Back to Work

COVID-19 restrictions are constantly shifting around the country depending on any given community’s surge. For those with low case numbers, many “nonessential” businesses are planning, or are in the process of, bringing employees back to work. Regardless of where companies land on this spectrum, one concern is top of mind for all: Safety.

While prudent, this anxiety degrades productivity. With so many people in or returning to the office, how can social distancing be effectively practiced? What happens when an employee comes in contact with someone with COVID-19, putting everyone else at risk?

The uncertainty of when to return to work for businesses has been replaced by a more important question: How to do it safely?

The substantial risk of infection leaves employers worrying about their employees’ mental and physical health simultaneously. These concerns can be mitigated with adequate preparation and planning.

If you are not prepared to have your employees return and have not planned for contingencies to keep everyone safe, your business and workforce could be at risk.

Is Your Business Prepared for the Return of On-Site Employees?

To prepare for the return of your employees, all local, state, and federal health protocols should be closely followed. For this, we turn to the Centers of Disease Control.

The CDC has a number of resources available to help you keep your workforce safe and business protected. The agency recommends that businesses use these guidelines to enact a Back to Work plan that is specific to their operations, and that addresses employees’ unique concerns.

A Back to Work safety plan can include:

  • Giving employees a questionnaire to help you identify high-risk individuals.
  • Screening employees and taking temperature readings before they can be allowed to enter workspace areas.
  • Instructions for employees to stay home if they become sick. If employees become symptomatic, tell them who to contact. You can designate key HR or management personnel to handle these safety concerns.
  • Protocols to identify when employees are required to self-quarantine based on symptoms or exposure to others. A duration of quarantine should be established, and conditions created for returning to work. Protocols can also be developed for contract tracing and to maintain employee privacy in accordance with local and federal laws.
  • Staff education so that everyone in the office remains informed of how the virus spreads, and how to mitigate the chance of infection. These include keeping workspaces clean, and immediately notifying a supervisor and local health department if they develop symptoms of COVID-19.
  • Policies for worker protection, including when to use PPE, such as masks.
  • Cooperation with your local and state health departments to ensure you are following their health protocols and guidelines as well, which includes the identification and reporting of new potential cases of COVID-19.
  • Rules for employees, such as telling staff to stay home if they are sick. Other examples include regular handwashing and to avoid touching their eyes, nose, and mouth.
  • Protocols for cleaning staff on how to clean and disinfect workspace areas, including non-porous surfaces and electronics such as computers. Cleaning staff should be trained particularly on the hazards of using cleaning chemicals in the workplace in accordance with OSHA standards, as well as the proper disposal of regulated waste and PPE.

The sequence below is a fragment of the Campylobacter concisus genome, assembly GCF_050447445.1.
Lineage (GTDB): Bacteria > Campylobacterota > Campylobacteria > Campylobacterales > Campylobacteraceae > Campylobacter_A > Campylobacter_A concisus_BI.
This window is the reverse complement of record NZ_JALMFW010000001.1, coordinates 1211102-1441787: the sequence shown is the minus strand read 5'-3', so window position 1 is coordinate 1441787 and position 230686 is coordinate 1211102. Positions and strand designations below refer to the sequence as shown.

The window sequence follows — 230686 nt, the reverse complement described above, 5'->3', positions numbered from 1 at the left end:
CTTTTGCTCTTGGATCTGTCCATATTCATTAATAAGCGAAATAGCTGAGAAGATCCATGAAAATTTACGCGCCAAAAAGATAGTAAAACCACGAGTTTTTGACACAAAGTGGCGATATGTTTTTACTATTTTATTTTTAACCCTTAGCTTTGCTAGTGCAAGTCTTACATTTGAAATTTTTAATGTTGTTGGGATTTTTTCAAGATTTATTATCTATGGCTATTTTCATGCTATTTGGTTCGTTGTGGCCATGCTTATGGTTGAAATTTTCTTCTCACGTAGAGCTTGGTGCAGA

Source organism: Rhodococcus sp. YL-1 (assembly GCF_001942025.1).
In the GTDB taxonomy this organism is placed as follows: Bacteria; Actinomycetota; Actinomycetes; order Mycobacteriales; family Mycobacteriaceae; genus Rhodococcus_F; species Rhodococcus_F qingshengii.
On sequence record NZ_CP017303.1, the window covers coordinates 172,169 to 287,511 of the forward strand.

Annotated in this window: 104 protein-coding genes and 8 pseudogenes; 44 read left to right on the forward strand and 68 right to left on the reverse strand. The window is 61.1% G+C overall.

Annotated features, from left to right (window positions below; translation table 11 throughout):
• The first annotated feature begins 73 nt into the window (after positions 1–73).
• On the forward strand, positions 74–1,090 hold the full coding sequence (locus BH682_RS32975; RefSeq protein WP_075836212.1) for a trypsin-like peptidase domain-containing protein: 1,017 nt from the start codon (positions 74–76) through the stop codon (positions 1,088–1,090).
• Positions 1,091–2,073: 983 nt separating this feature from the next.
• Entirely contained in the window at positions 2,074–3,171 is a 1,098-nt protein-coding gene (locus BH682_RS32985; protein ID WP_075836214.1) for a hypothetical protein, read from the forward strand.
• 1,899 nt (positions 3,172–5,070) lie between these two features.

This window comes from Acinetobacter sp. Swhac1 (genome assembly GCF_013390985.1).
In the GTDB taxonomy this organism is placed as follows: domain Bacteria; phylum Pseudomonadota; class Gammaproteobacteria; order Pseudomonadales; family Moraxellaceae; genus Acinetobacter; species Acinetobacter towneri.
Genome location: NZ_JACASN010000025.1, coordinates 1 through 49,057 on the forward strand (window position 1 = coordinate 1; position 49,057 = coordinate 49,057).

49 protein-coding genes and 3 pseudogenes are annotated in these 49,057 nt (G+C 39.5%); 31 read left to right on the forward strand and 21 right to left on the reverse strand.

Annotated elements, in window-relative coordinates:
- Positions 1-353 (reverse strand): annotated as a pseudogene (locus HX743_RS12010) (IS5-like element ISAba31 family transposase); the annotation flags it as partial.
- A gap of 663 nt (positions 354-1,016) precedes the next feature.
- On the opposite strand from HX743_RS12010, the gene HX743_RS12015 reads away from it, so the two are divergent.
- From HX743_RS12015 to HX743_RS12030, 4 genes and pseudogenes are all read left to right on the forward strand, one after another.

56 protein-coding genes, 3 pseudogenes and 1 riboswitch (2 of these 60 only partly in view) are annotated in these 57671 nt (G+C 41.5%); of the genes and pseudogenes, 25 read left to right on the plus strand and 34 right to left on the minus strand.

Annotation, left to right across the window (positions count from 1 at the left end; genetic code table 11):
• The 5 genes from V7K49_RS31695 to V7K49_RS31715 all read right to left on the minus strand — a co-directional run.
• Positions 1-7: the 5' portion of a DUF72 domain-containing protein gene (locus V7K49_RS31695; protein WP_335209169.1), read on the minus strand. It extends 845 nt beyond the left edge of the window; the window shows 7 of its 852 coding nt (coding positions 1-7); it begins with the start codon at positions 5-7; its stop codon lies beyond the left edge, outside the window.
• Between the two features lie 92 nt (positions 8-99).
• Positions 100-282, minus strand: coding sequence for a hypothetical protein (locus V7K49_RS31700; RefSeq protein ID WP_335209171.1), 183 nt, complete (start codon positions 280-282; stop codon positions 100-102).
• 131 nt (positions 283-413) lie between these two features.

• Steps to take when a worker becomes exposed to or infected by COVID-19. These steps can and should include isolating the employee, which means to physically move the person to a location away from workers, customers, vendors, and visitors.

Having tactics like these in place will ease employees’ concerns, letting them focus on their jobs. Furthermore, with CDC mandated health and safety protocols in place, the risks of COVID-19 infection can be minimized significantly. 

Back to Work Protocol is Critical for Businesses

A Back to Work safety protocol that is tailored to your business, and that fits your employees’ needs, will help keep your team, their families, and the community safe by slowing the spread of infection. Aside from liability issues that can come from ill-preparedness, having a clearly defined plan in place increases worker confidence and morale. A Back to Work plan sends a clear message that the company cares, and that empathy can go a long way.

Putting a plan in place will help reduce distraction and help your teams get back to what they do best.

How ProLink Can Help

Our Back to Work Safety protocol follows CDC guidelines for COVID-19 screenings and testing, and those suggested by global, national, and local health authorities. We also work with your local health department to ensure the testing and communication process follows all local laws and regulations.

ProLink’s estimated timeline to implement our Back to Work Safety program is within 72 hours after the contract has been executed. You should begin seeing results in 48-72 hours. The results will be faxed to a secure fax number to ensure privacy and HIPAA regulation compliance.

What Makes ProLink Different?

Our Back to Work program protects your business and employees. Our workforce solutions offer a superior hiring experience, should you need contingent staffing. We offer the right mix of technical skills and domain-specific knowledge that your enterprise needs. Whether you work in the field of engineering, manufacturing, architecture, construction, energy, science, or government, or you offer a skilled trade or professional service, we can help.

Get in Touch

ProLink is ready to help get your teams Back to Work. Enter your contact below and one of our expert staffing managers will reach out to you shortly.